After the Farmers’ Market and the marina (see my post from last week) my daughter Céline took us to the Japanese Garden nearby. First we drove into the large parking lot on the campus of California State University Long Beach. On the side was a door which looked oriental.
The Japanese garden in Long Beach is small, 1.3 acres (5,000 m²) cozy and beautifully maintained. It is called the Earl Burns Miller Japanese Garden and was dedicated in 1981. Mr. Miller was the late husband of Ms. Loraine Miller Collins who gave most of the funds to establish this garden in his memory. The landscape master plan architect, Ed Lovell, traveled to Japan and was inspired by the Imperial Gardens in Tokyo. At the dedication in 1981 Mr Lovell said : “The garden will mellow in about 30 years. What we are doing is creating something of beauty and value for people we will perhaps never meet." I am very pleased to be able to visit his creation almost 30 years hence and see the beautiful results. It was high noon when we visited, a bright sunny day, so my pictures are a bit washed-out unfortunately.
Just like Lullwater Park on Emory University campus in Atlanta (see post here) the Earl Burns Miller Japanese garden at Cal State Long Beach campus is an environmental gem – a hidden treasure. Founder Loraine Miller Collins contemplated: "I have a dream for this garden. When a person is tired, or anxious, or in a quest of beauty, may they enter and come forth refreshed to meet the problems of the day. There will be music of the wind through the pines, music from the waterfalls and the birds. There will be serenity as you walk around the lake, and joy, I hope, in the beauty of the reflections in that lake… There will be strength and solidity in the rocks and the wooden bridges. And, of course, there will be bamboo, a favorite wood of the Japanese because it is so useful and beautiful. There is an old proverb that says, 'Bamboo bends but never breaks.' It is my hope that as you leave your tour of the garden, you will find in your heart that proverb, and the day will be filled with joy."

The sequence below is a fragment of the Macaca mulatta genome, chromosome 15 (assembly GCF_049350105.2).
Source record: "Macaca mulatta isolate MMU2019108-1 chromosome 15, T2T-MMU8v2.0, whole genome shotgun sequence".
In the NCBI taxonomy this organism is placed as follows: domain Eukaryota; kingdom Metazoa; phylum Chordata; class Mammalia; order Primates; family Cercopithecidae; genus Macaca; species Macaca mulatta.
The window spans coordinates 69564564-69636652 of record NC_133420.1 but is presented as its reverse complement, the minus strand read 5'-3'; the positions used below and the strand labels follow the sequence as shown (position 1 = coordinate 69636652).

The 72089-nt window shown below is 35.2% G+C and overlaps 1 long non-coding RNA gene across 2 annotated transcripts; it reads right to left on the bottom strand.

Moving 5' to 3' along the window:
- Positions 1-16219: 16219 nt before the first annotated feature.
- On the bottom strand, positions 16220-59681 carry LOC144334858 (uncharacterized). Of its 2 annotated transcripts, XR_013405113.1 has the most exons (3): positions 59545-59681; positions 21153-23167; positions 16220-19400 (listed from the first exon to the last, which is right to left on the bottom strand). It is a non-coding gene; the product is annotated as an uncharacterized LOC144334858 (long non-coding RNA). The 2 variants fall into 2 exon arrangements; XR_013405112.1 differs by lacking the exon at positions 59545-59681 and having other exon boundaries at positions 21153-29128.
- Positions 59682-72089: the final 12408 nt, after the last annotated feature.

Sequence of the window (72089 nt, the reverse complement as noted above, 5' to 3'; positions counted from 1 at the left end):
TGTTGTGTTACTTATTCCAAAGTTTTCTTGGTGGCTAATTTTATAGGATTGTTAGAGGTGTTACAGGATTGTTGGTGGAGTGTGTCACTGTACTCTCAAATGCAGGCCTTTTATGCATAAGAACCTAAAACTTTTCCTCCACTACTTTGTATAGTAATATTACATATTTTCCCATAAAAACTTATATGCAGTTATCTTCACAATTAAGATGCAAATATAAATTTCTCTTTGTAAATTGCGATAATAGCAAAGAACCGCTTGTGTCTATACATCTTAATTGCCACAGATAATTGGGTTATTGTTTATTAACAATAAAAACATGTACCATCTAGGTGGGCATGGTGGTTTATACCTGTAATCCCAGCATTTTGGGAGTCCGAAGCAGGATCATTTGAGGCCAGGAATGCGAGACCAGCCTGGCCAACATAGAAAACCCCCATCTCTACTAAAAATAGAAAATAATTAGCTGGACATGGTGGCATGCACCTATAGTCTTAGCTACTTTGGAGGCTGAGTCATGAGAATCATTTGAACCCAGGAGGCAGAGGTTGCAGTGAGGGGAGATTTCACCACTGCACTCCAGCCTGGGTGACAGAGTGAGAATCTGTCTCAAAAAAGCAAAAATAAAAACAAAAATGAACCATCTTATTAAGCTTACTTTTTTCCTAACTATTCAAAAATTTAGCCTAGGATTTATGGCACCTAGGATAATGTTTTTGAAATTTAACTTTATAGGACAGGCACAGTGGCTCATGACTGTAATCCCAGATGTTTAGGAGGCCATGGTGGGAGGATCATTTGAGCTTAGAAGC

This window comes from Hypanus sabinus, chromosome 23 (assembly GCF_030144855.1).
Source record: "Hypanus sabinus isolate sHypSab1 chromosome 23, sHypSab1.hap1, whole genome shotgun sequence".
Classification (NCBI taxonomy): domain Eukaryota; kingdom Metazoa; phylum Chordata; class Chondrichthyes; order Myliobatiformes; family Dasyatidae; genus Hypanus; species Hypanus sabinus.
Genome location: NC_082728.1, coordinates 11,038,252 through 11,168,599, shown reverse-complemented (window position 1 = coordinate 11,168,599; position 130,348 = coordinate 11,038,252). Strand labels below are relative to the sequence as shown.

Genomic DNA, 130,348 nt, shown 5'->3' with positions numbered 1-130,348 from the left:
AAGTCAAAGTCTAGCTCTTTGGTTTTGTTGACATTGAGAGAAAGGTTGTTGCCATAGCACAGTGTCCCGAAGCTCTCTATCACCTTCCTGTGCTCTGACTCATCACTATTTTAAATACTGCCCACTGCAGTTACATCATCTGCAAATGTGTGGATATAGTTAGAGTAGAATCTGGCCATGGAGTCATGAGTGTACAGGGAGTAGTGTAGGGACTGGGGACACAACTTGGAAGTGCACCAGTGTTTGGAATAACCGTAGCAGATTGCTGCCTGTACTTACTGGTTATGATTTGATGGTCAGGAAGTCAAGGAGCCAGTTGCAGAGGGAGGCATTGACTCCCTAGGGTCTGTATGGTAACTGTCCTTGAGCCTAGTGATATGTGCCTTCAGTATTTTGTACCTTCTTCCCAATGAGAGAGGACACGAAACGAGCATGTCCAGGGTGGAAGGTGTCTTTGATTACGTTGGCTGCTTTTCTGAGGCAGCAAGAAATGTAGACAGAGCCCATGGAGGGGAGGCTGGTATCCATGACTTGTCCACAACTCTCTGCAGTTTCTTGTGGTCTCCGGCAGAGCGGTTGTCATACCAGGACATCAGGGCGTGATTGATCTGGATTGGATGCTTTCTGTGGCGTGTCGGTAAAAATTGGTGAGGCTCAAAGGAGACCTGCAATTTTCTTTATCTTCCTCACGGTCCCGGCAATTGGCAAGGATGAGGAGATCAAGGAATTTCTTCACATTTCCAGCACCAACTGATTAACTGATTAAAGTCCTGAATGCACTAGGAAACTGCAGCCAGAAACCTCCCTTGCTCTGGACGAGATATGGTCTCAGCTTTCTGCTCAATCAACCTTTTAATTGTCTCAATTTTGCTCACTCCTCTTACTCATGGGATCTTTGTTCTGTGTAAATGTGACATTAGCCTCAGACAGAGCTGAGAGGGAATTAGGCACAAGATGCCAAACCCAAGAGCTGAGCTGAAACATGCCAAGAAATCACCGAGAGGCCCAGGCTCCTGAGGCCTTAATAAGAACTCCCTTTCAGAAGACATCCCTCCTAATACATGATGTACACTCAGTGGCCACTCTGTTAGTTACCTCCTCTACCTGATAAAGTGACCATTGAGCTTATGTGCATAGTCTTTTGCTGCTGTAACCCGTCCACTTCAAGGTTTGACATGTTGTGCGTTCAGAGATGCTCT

That sunny Sunday, Father’s Day, many families were at the garden. Children were gathering at the large Koi pond after having purchased fish feed for a quarter at the vending machine. The hungry Koi came almost out of the water to get the food.
The multi-colored koi, some very large specimens, were close to the bank. These are Japanese carp, an ornamental domesticated variety ("koi" is the Japanese word for carp. )
For this post I read up on the history of Japanese Gardens and was astounded by the wealth of information. The history of Japanese gardens goes back to the 7th century. It was in the 15th century that the traditional Japanese gardens were molded to the philosophy of Zen Buddhism. The gardens can be called Japanese or Zen gardens. The style is almost austere but always aesthetic and showing a reverence for nature. Zen gardens were primarily used by Buddhist monks within their temples and have many symbols inspired by nature; they include the natural elements of stone, water and plants. The gardens also include the dry Zen garden, a stroll garden, a courtyard garden and a Japanese tea garden.
The pond represents the sea, river, lake or pond in nature. The passage of the water from the waterfall to the pond is the symbol for human life – birth, growth and death.
This garden has fountains, lanterns, waterfalls, zigzag walks, a tea house, rocks, a moon bridge and beautiful flowers. This Japanese garden is a work of art, and because of the ephemeral nature of a garden, it changes – as the seasons come and go flowers and plants grow and die, water levels vary, rocks are added or moved.
Click on the pictures to enlarge them, then click again to bigifyBack to the lake I walked along irises fronting a bamboo fountain.